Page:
A Day in the AirJune 5, 2016
Mapping the DayJune 25, 2016
If you struggle with organization in several aspects of your life, you may have multiple, lengthy to-do lists that don’t ever seem to get any shorter. The purpose of a to-do list is to help organize tasks and establish some priorities for a given time. If the lists you have written essentially scream, “Why can’t I be a different person?“, it may be time to take a closer look at your practice of goal-setting. Chances are, you are so hard on yourself that your to-do lists are actually a discouragement.
To-do lists full of vague or overly ambitious tasks can have the same effect. Instead of writing down massive tasks that will take years to complete, it may be helpful to jot down long-term goals (“write novel“) separately for your own guidance. Another interesting consideration is whether your to-do lists would be less demanding for an employee or a child, and why you would put more effort into making them seem doable and encouraging for someone else. You probably would not put the equivalent of “Master calculus” or “Build new house” on a daily task list for another person, so why wouldn’t the same standards apply to yourself?
Here are some suggestions for creating manageable to-do lists:
Nothing is ever a “snap”
Tasks that are big enough to end up on a to-do list typically take more time than we care to admit. Take the everyday example of “Paying the (xxx) bill.” Unless you’re very lucky, the process of completing the required steps will take considerably longer than anticipated, particularly if your password isn’t recognized and you need to create a new one, but let’s not go there.
Your to-do list needs to include sufficient buffers to reflect the reality of daily life. Of traffic jams, invalid passwords, and full waiting rooms. Adding a “reality buffer” to tasks on your to-do list is a useful tactic to keep you on track.
Break items taking 20 minutes or more into several steps
Items on to-do lists need to be so manageable that you can complete them in 20 minutes or less. Whenever you notice resistance and keep postponing a task, divide your work plan into more manageable chunks. Instead of writing “clean up desk” identify practical steps that will move you toward better office organization. Such steps may be “create folders,” “recycle old newsletters,” or “decide if printouts are needed.” For emotional reasons, challenging and daunting tasks tend to stay on our to-do list much longer than “buy wine,” which somehow always gets done. It can be helpful to remember the Japanese art of wabi sabi, which focuses on appreciating the beauty in our naturally imperfect world (and the fact that your mother most likely doesn’t work where you do).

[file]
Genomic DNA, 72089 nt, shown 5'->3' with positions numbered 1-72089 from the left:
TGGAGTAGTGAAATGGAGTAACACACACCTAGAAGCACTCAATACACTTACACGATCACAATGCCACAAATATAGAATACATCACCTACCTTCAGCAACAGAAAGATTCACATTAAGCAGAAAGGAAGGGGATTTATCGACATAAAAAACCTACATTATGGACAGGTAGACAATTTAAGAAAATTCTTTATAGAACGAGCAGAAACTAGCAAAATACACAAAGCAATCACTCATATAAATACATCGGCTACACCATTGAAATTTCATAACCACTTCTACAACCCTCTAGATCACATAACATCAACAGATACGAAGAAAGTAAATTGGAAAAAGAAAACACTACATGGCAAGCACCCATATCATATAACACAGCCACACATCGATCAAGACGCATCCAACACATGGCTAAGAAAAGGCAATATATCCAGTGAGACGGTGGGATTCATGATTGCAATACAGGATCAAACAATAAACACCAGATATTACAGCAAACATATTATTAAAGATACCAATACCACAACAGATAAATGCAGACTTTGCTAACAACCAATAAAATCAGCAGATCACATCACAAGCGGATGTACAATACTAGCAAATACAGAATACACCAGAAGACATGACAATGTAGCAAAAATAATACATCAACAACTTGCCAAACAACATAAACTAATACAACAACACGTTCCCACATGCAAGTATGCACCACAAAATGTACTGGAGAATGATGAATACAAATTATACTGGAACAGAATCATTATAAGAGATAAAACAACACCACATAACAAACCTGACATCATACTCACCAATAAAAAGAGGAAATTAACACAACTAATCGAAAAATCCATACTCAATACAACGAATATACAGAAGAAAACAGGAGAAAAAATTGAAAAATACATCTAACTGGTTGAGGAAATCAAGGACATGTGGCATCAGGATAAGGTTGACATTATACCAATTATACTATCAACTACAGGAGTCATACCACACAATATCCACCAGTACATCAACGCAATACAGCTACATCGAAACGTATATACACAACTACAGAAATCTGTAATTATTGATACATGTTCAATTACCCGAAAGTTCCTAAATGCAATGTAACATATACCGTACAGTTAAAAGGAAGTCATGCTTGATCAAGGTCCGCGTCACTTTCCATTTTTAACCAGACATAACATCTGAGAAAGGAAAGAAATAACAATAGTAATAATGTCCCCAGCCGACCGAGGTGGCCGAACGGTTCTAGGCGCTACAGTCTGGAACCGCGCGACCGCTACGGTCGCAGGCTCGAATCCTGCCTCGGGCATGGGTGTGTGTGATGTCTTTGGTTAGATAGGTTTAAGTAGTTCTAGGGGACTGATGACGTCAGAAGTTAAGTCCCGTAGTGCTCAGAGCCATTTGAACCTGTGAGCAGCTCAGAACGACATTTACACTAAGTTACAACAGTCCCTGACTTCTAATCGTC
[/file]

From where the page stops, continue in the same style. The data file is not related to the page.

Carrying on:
The to-do list format has to make sense to you
The principle of bullet-point checklists is useless for those who are not linear thinkers. If conventional lists tend to fill you with despair, try experimenting with a mind map, virtual sticky notes, or a color coding system. You may be better off using a large whiteboard or display system to arrange your thoughts. Observe how you typically take notes and use the same approach for your personal task planning.
Nothing is more discouraging than carrying around a list of unattainable goals. Usable task lists consist of steps you can successfully complete and cross off. Long-term goals can provide helpful guidance on priorities, but they can only be reached in small steps – the tasks on your to-do list. “Removing a mountain,” a Chinese proverb says, “begins by carrying away small stones.”